Kevin Rudd’s China experience will inject nuance into US-Australia ties, Aukus pact
- Former Australian PM has won praise for his knowledge and network of China, and fluency in Mandarin
- Rudd’s presence could also help US, Australia, China adopt ‘more realistic and pragmatic approach’ towards managing their ties, experts say
Rudd, 65, who served two terms as prime minister of Australia, is a lifelong China academic who since exiting domestic politics has been a prominent Western voice on Beijing’s strategic view of the world, winning praise in some quarters for the knowledge – including fluent Mandarin – and network he brings to the table.
Announcing his appointment, Australian Prime Minister Anthony Albanese praised Rudd as one of the world’s foremost China experts and said he would bring a depth of experience to the posting at a time when the region was being reshaped by strategic competition.
“It is no accident we are engaged in Aukus and that those decisions require significant diplomatic, but also of course, a knowledge of the political structures that are in place,” Albanese said.
“Not only will he be able to explain the shift in Australia’s policy towards China under PM Albanese, he may be able to exert some influence on American thinking in Washington DC towards China,” Yeo added, referencing Rudd’s recent book, titled The Avoidable War, which warned of the dangers of a catastrophic conflict between the US and China.
Walking the walk
Rudd’s presence in the US may also contribute to the adoption of a “more realistic and pragmatic approach” by Australia, the US and China, said Ying Zhu, director of the Australian Centre for Asian Business at the University of South Australia.
“He has principles of conducting international relations, but also being practical and realistic when dealing with challenging issues globally, and particularly dealing with China,” Zhu said, noting that Rudd used the term “zhèngyǒu” (诤友), or a friend capable of direct admonition, when referring to his relationship with Beijing during his official visit to China as prime minister.
“As a former prime minister and foreign minister, Mr Rudd does have extensive connections in Washington and across the US which he will no doubt leverage,” added Ian Hall, an international relations professor and acting director of the Griffith Asia Institute located at Griffith University.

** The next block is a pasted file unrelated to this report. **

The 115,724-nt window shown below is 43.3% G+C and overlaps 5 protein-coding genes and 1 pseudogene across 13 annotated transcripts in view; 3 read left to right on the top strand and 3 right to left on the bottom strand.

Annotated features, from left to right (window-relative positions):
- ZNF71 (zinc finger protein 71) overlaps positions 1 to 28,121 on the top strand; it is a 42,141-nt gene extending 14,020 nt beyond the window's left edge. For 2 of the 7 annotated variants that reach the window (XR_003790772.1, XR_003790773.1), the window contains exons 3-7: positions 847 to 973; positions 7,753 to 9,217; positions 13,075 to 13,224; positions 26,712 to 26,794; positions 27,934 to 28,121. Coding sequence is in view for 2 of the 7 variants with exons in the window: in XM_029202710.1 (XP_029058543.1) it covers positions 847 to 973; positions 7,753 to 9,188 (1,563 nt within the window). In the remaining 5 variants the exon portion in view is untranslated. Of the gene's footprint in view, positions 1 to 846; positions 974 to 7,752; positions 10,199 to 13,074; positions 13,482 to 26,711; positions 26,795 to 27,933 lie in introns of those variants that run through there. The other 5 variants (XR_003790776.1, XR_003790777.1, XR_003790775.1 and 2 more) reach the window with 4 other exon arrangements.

Albanese’s government “has been keen to make the best use of Mr Rudd’s standing and experience”, Hall added.
Yet Australian media has carried criticism of the appointment, expressing concerns Rudd’s high profile and strong opinions could make him a risky pick.
While Rudd has wowed many in China with his perfect Mandarin, his critics have often charged that fluency in the language does not automatically translate into knowledge about China.
Former ambassador to China Geoff Raby once said that “many examples can be found of people who speak Mandarin to a high level but who do not understand how China works”.
“They may have learned their Chinese, shut up in their study reading the Analects,” Raby said in 2011, referring to the collection of sayings by Chinese philosopher and thinker Kongzi or Confucius, adding that “to speak Chinese is not to know China”.
Peking University academic Chen Changwei had said in 2015 it would be a “mistake” to assume proficiency in Mandarin equated to insight into Chinese culture.
But Rudd’s career focus on China and senior political roles lend him a unique skill set in challenging times, experts say.
“(He has) a good understanding of the positions of the US, Australia and China,” Zhu said, adding that as a former leader of the Labor Party, he has a deep understanding and close connection with the current Australian administration.
“(Rudd will) be able to maintain smooth relationships between the US and Australian governments with a sense of trust,” Zhu added.
From 2007 to 2010, Rudd served as the 26th prime minister of Australia and again from June 2013 to September 2013. He was foreign minister between 2010 and 2012.
He began his career as a China scholar, serving as a diplomat in Beijing before entering Australian politics.
He completed an Oxford doctorate in September on the world view of China’s Xi and was appointed CEO of the Asia Society in 2021.
Zhu said that in recent years, Rudd had modified his outlook towards China and increasingly saw Beijing as “more challenging and not easy to deal with”.
But he “still maintains a certain balance on managing the relationship based on the combined approach between cooperation and competition”, Zhu said.
Marc Lanteigne, associate professor at the University of Tromsø in Norway, said the timing of the announcement – so close to the official visit to China by Australian foreign minister Wong – implied that Canberra was seeking to avoid further erosion of China ties while ensuring the long game with US and other Western allies was kept up.
“Keeping this balance will be complicated given the many questions about the longer-term directions of Chinese foreign policy after the 20th National Congress, and the results of the next US presidential election,” he said.
Rudd will take up the new role early next year, replacing Arthur Sinodinos who was appointed in 2020.